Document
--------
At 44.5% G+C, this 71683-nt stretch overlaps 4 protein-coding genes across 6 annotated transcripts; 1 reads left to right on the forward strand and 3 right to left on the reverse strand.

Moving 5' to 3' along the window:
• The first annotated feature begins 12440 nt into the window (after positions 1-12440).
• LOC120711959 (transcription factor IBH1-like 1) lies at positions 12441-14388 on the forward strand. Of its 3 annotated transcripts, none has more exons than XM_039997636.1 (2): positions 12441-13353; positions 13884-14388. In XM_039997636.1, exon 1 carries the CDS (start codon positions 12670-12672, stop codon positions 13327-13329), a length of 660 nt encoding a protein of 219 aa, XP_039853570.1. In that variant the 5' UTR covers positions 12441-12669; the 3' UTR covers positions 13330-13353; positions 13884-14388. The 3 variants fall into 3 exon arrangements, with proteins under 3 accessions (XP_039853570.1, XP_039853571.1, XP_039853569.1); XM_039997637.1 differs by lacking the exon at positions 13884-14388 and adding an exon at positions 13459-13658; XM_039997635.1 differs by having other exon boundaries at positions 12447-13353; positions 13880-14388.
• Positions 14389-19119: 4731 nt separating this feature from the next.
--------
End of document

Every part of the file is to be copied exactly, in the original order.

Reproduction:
At 44.5% G+C, this 71683-nt stretch overlaps 4 protein-coding genes across 6 annotated transcripts; 1 reads left to right on the forward strand and 3 right to left on the reverse strand.

Moving 5' to 3' along the window:
• The first annotated feature begins 12440 nt into the window (after positions 1-12440).
• LOC120711959 (transcription factor IBH1-like 1) lies at positions 12441-14388 on the forward strand. Of its 3 annotated transcripts, none has more exons than XM_039997636.1 (2): positions 12441-13353; positions 13884-14388. In XM_039997636.1, exon 1 carries the CDS (start codon positions 12670-12672, stop codon positions 13327-13329), a length of 660 nt encoding a protein of 219 aa, XP_039853570.1. In that variant the 5' UTR covers positions 12441-12669; the 3' UTR covers positions 13330-13353; positions 13884-14388. The 3 variants fall into 3 exon arrangements, with proteins under 3 accessions (XP_039853570.1, XP_039853571.1, XP_039853569.1); XM_039997637.1 differs by lacking the exon at positions 13884-14388 and adding an exon at positions 13459-13658; XM_039997635.1 differs by having other exon boundaries at positions 12447-13353; positions 13880-14388.
• Positions 14389-19119: 4731 nt separating this feature from the next.